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A hug from a FedEx driver helps calm a man in crisis who later died in Fairfax County police custody

Fairfax County Police Chief Kevin Davis described his actions to de-escalate the situation as heroic despite the fatal outcome.

SPRINGFIELD, Va. — The FedEx driver praised for helping a man experiencing a behavioral health crisis before he died in police custody said he felt led to show compassion.

Fairfax County Police Chief Kevin Davis described his actions as heroic despite the fatal outcome.

Douglass Kennedo was driving his normal route on Amherst Avenue in Springfield, Virginia almost a month ago when he was interrupted by a man running into the middle of traffic. He recalled how other witnesses tried to help 44-year-old Temiki Murray of Lorton but refused any assistance until Kennedo showed up.

“I'm that type of person that helps everybody,” Kennedo told WUSA9. “If I can help, I will. I felt like that's what I was sent there to do was to help him.”

When officers arrived on the scene, newly released body cam video captured Murray running away to a nearby parking lot. Kennedo followed him in his truck and quickly helped de-escalate the situation.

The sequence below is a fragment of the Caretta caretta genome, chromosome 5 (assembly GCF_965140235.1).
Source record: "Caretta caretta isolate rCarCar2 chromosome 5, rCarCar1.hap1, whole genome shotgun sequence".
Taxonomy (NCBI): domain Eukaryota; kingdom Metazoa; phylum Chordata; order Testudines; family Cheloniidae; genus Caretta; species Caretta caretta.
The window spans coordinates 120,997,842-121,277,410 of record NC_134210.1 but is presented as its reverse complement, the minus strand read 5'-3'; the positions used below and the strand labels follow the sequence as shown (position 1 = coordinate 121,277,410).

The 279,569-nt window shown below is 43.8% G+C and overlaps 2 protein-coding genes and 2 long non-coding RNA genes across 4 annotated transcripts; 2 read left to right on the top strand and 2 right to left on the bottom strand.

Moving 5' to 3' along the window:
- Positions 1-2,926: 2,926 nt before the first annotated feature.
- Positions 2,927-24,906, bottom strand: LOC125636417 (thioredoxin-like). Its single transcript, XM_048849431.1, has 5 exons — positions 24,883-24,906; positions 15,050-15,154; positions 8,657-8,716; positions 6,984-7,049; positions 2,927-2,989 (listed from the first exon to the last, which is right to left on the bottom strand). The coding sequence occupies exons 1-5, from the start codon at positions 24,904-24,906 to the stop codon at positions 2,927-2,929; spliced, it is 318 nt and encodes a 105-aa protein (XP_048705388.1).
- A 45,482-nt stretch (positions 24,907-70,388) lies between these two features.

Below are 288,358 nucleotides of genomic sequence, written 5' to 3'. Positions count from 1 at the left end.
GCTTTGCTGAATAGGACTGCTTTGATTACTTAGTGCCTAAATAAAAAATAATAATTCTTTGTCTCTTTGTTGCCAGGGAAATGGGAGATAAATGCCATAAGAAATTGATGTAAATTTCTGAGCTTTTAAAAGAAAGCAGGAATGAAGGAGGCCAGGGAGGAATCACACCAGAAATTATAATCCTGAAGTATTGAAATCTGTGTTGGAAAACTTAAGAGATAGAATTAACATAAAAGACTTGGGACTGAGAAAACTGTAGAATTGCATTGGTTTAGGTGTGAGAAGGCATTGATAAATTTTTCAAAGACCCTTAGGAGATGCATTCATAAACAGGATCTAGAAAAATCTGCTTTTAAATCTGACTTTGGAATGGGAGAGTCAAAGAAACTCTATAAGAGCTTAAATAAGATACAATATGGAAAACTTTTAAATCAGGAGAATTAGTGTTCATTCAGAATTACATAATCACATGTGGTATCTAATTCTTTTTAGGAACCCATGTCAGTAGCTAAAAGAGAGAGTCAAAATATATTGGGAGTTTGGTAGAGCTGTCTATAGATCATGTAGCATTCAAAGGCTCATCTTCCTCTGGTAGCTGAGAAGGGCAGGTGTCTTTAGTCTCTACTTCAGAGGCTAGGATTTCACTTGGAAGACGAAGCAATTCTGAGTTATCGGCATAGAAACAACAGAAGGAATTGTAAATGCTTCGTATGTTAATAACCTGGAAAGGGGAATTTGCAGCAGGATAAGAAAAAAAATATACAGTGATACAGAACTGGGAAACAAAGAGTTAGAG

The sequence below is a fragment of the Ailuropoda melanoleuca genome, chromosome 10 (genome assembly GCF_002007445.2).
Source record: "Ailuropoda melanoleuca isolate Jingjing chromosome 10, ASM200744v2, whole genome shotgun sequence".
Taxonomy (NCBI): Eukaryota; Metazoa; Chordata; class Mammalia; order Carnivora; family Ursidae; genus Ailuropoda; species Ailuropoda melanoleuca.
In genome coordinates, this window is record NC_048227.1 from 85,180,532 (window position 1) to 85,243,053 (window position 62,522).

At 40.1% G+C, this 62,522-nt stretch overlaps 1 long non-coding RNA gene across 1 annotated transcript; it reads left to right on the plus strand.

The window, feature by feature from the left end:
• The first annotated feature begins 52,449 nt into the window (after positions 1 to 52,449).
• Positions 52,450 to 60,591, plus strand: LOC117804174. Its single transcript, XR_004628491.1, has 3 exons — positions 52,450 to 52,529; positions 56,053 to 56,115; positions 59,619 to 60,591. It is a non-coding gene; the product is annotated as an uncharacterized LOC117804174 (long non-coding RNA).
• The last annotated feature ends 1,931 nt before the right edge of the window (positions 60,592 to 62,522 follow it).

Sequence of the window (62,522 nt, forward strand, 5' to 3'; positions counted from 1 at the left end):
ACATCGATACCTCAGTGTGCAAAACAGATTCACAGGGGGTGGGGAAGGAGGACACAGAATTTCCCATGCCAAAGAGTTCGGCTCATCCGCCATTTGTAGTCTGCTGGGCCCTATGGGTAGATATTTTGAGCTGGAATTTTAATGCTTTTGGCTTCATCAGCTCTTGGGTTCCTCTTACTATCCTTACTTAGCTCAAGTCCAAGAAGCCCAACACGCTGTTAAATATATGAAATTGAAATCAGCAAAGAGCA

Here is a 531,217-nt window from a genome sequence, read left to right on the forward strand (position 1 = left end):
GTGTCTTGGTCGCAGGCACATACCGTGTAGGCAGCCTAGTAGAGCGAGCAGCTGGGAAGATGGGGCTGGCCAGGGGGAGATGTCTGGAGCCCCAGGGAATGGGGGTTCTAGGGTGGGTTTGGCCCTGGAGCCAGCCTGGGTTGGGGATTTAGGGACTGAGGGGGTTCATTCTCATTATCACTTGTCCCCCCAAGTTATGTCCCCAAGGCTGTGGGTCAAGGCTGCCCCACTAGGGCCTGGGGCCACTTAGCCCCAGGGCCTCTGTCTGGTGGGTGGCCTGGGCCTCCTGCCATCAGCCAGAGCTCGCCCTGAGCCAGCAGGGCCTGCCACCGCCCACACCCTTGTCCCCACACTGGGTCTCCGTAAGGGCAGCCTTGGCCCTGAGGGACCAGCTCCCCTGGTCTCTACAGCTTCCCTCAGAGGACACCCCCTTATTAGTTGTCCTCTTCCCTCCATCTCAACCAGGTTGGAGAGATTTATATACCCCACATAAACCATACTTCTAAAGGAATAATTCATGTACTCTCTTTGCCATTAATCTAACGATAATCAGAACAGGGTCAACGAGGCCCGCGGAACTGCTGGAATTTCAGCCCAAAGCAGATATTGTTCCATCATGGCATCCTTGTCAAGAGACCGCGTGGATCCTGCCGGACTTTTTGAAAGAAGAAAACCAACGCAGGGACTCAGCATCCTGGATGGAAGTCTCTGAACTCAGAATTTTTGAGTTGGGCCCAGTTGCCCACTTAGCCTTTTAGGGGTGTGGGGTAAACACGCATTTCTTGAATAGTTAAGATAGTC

“I parked my car, ran to him and grabbed him, and gave him a hug and said everything was going to be OK,” Kennedo said. “I told him how God was with him. He kept saying something about his son, but I told him to calm down and that his son is going to be OK.”

During this interaction, officers stood back.

In the video, one officer can be heard saying, “We got a FedEx driver here who’s got some good rapport with him. I’ll wait till another officer gets here.”

Police eventually took over the scene and caught Murray holding onto Kennedo through the body camera. They restrained Murray on the ground, a move Davis stressed followed proper protocol.

“You're not in trouble but I want to detain you because I don't want you running away,” the officer is heard saying in the video.

Murray then begins shouting for unknown reasons, as he is out of camera frame in the video, on the ground. He is then shown writhing around on the ground as police tell him to relax, "We're here to help," and appear to be attempting to hold him still.

Despite medics conducting CPR, Murray died by the time they reached the hospital. Police never used force.

Davis stressed the incident is an example of proper collaboration and communication. 

As the police department waits on the results of an autopsy report, police suspect he was under the influence. A preliminary report revealed Murray had an enlarged heart.

“I was trying to save him from anything happening to him so he could still live but God had a different plan,” Kennedo said.

Kennedo, a father of four girls who lives in Upper Marlboro, used to work at a hospital and drug rehabilitation center. He said he is used to facing chaotic interactions. To him, one of the most helpful approaches is to show some empathy.

“You can't judge a book by its cover because everybody in some way needs help,” he said.

WATCH NEXT: Police confirm a man died while in their custody in Fairfax Co. 

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